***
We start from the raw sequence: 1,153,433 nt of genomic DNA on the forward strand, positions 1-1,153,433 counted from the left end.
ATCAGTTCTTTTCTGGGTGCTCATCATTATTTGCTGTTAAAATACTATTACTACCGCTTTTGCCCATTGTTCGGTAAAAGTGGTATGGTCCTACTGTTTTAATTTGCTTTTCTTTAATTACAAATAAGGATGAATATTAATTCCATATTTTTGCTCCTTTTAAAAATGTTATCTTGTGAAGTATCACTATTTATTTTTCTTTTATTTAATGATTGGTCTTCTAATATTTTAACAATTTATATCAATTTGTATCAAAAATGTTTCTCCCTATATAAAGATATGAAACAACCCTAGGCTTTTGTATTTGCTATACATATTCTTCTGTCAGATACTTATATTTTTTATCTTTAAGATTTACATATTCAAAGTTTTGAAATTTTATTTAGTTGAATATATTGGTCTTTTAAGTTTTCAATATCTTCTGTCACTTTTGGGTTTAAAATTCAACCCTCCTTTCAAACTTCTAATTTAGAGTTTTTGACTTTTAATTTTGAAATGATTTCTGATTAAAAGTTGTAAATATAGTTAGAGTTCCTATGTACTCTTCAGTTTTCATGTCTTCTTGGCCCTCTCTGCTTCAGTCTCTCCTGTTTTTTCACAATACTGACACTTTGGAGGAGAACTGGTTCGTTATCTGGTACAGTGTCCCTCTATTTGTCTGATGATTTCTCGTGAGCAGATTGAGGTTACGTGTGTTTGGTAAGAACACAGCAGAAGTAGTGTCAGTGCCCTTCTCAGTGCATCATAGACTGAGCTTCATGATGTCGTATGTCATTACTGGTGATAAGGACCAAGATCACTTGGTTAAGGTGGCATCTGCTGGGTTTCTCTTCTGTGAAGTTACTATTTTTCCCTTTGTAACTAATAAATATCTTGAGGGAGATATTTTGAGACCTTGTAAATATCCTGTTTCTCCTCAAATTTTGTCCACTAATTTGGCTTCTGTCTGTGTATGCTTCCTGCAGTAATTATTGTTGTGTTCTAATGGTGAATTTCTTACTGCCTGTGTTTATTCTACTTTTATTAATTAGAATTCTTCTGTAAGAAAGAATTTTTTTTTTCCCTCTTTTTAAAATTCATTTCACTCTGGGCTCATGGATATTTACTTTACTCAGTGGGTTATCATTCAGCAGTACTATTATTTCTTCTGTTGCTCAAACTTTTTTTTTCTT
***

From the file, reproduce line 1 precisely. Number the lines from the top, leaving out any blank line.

We start from the raw sequence: 1,153,433 nt of genomic DNA on the forward strand, positions 1-1,153,433 counted from the left end.